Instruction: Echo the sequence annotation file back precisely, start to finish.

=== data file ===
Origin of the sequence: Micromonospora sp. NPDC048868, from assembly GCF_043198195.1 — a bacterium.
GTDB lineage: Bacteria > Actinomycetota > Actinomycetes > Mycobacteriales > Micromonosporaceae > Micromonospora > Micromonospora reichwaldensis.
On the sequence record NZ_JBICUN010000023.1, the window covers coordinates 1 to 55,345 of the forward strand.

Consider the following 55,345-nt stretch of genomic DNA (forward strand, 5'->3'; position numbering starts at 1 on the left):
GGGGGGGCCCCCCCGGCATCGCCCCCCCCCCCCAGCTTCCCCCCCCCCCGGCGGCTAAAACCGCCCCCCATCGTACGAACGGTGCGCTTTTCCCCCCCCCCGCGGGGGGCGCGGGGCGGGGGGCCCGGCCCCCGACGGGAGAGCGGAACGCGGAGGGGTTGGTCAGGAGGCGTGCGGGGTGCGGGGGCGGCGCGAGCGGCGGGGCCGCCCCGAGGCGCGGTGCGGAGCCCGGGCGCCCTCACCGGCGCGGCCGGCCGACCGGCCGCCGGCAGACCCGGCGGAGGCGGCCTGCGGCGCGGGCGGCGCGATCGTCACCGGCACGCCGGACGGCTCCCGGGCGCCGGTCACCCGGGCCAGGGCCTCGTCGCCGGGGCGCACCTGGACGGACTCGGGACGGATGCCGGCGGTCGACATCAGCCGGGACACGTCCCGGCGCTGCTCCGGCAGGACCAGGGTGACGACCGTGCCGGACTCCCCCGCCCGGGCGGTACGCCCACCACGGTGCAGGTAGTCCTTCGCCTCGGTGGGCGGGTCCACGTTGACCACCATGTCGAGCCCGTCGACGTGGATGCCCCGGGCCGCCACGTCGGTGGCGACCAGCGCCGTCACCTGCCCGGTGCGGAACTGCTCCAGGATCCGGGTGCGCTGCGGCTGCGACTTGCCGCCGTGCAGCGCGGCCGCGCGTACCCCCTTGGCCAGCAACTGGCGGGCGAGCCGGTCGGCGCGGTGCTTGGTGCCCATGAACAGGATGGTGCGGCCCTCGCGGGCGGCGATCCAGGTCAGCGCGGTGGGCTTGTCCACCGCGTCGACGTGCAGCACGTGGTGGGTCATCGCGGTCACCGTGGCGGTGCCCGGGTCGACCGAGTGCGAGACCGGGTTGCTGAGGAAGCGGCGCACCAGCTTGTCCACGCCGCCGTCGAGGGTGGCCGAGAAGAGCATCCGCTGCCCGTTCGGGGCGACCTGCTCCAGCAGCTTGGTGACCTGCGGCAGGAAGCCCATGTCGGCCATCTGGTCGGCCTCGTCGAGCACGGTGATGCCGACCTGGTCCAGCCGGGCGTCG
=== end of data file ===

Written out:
Origin of the sequence: Micromonospora sp. NPDC048868, from assembly GCF_043198195.1 — a bacterium.
GTDB lineage: Bacteria > Actinomycetota > Actinomycetes > Mycobacteriales > Micromonosporaceae > Micromonospora > Micromonospora reichwaldensis.
On the sequence record NZ_JBICUN010000023.1, the window covers coordinates 1 to 55,345 of the forward strand.

Consider the following 55,345-nt stretch of genomic DNA (forward strand, 5'->3'; position numbering starts at 1 on the left):
GGGGGGGCCCCCCCGGCATCGCCCCCCCCCCCCAGCTTCCCCCCCCCCCGGCGGCTAAAACCGCCCCCCATCGTACGAACGGTGCGCTTTTCCCCCCCCCCGCGGGGGGCGCGGGGCGGGGGGCCCGGCCCCCGACGGGAGAGCGGAACGCGGAGGGGTTGGTCAGGAGGCGTGCGGGGTGCGGGGGCGGCGCGAGCGGCGGGGCCGCCCCGAGGCGCGGTGCGGAGCCCGGGCGCCCTCACCGGCGCGGCCGGCCGACCGGCCGCCGGCAGACCCGGCGGAGGCGGCCTGCGGCGCGGGCGGCGCGATCGTCACCGGCACGCCGGACGGCTCCCGGGCGCCGGTCACCCGGGCCAGGGCCTCGTCGCCGGGGCGCACCTGGACGGACTCGGGACGGATGCCGGCGGTCGACATCAGCCGGGACACGTCCCGGCGCTGCTCCGGCAGGACCAGGGTGACGACCGTGCCGGACTCCCCCGCCCGGGCGGTACGCCCACCACGGTGCAGGTAGTCCTTCGCCTCGGTGGGCGGGTCCACGTTGACCACCATGTCGAGCCCGTCGACGTGGATGCCCCGGGCCGCCACGTCGGTGGCGACCAGCGCCGTCACCTGCCCGGTGCGGAACTGCTCCAGGATCCGGGTGCGCTGCGGCTGCGACTTGCCGCCGTGCAGCGCGGCCGCGCGTACCCCCTTGGCCAGCAACTGGCGGGCGAGCCGGTCGGCGCGGTGCTTGGTGCCCATGAACAGGATGGTGCGGCCCTCGCGGGCGGCGATCCAGGTCAGCGCGGTGGGCTTGTCCACCGCGTCGACGTGCAGCACGTGGTGGGTCATCGCGGTCACCGTGGCGGTGCCCGGGTCGACCGAGTGCGAGACCGGGTTGCTGAGGAAGCGGCGCACCAGCTTGTCCACGCCGCCGTCGAGGGTGGCCGAGAAGAGCATCCGCTGCCCGTTCGGGGCGACCTGCTCCAGCAGCTTGGTGACCTGCGGCAGGAAGCCCATGTCGGCCATCTGGTCGGCCTCGTCGAGCACGGTGATGCCGACCTGGTCCAGCCGGGCGTCG